Remembering the brave life of Ruth Heloise First

2012-08-18 13:06

On Tuesday August 17 1982, Ruth Heloise First was killed by a letter bomb in her office at the Centre for African Studies at Eduardo Mondlane University in Maputo, Mozambique.

Every activist knew that Pretoria securocrats had assassinated her. Fifteen years later, apartheid state agents Gerry Raven and Craig Williamson went to the Truth and Reconciliation Commission to confess to her unspeakable slaying. Both were granted amnesty.

She was born into a family of radical socialists, Tilly and Julius First, who helped form the Communist Party of South Africa in the 1920s.

After graduating from the University of the Witwatersrand, she turned to journalism, becoming editor of left-wing newspaper The Guardian and later the New Age. Her investigative journalism laid bare the harsh conditions under which the majority of South Africans lived.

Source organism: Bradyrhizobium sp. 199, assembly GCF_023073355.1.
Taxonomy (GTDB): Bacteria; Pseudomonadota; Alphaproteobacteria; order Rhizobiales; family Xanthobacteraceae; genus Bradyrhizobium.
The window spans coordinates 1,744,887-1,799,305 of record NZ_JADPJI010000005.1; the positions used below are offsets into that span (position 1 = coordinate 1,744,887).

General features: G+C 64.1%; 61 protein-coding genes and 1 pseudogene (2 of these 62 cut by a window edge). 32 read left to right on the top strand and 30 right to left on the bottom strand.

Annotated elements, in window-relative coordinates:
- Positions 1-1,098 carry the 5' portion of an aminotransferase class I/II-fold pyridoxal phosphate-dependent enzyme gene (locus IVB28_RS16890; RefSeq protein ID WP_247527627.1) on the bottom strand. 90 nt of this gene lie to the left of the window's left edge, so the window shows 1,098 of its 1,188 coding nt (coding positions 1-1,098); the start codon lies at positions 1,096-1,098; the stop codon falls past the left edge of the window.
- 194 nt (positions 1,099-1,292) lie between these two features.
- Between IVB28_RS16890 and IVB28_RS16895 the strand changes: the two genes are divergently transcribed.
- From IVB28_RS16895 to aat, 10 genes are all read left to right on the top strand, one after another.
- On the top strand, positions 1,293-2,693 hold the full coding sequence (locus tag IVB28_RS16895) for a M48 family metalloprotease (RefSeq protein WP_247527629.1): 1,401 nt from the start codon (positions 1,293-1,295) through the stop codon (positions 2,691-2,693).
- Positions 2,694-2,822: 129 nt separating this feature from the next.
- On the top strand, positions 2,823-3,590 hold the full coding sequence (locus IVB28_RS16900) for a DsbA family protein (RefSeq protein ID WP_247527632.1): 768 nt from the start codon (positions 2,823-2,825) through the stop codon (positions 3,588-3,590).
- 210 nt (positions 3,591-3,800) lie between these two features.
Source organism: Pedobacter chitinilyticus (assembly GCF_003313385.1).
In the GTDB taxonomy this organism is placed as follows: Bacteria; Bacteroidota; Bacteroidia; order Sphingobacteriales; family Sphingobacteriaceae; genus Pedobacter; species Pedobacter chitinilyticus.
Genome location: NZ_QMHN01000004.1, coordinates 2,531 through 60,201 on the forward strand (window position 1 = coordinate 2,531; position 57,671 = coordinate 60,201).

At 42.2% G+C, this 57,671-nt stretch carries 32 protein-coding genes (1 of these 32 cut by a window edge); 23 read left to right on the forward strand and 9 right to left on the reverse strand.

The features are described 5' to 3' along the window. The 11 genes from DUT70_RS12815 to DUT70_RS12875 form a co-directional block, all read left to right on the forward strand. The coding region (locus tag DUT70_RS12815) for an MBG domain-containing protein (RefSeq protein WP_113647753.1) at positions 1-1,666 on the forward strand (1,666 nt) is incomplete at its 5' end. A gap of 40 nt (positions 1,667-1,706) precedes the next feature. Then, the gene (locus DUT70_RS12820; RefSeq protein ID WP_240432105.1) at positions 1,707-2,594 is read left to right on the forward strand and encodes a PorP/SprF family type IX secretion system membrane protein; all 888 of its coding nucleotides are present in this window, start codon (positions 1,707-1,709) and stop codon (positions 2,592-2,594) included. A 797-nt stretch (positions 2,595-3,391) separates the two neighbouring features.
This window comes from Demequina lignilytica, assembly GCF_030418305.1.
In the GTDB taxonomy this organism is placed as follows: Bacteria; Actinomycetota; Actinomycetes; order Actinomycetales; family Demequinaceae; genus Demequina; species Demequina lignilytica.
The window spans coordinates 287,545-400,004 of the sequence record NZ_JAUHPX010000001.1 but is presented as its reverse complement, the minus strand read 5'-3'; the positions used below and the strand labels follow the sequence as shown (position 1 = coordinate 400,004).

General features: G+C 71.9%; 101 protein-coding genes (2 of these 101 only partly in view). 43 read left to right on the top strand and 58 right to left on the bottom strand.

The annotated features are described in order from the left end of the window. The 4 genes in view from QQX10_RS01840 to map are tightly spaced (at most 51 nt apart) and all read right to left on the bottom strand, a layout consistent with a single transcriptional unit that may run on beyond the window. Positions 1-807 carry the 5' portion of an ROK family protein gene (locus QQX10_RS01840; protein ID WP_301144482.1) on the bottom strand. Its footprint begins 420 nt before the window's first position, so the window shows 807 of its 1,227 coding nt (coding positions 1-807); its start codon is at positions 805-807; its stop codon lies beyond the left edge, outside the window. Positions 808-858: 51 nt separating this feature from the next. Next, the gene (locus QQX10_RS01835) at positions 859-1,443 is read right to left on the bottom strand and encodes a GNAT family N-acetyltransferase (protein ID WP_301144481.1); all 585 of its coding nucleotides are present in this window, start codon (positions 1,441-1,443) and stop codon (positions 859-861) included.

She spared nothing to expose racialised capitalism and to bring into focus the contradictions between labour and capital, and the exploitative role of the state.

She married Joe Slovo, a fellow communist, activist and an advocate at the Johannesburg Bar. Together they played a leading role in the ever-more militant protests of the 1950s. In 1953, both First and Slovo helped found the South African Congress of Democrats, a close ally of the ANC.

She served on the drafting committee of the Freedom Charter. As she was banned, she missed its adoption at the Congress of the People in Kliptown on June 25 1955. In December 1956, both First and her husband were arrested and charged with high treason along with 154 other leaders.

All were acquitted after a treason trial that lasted four years.

From 1960, following on the state of emergency, she was banned and later arrested several times, including being detained in solitary confinement for 90 days. During one of these times she contemplated suicide.

In March 1964, she left South Africa on an exit permit with her children to join her husband in exile in London.

In 1977, she became a professor and research director at the university in Mozambique, where she was killed.

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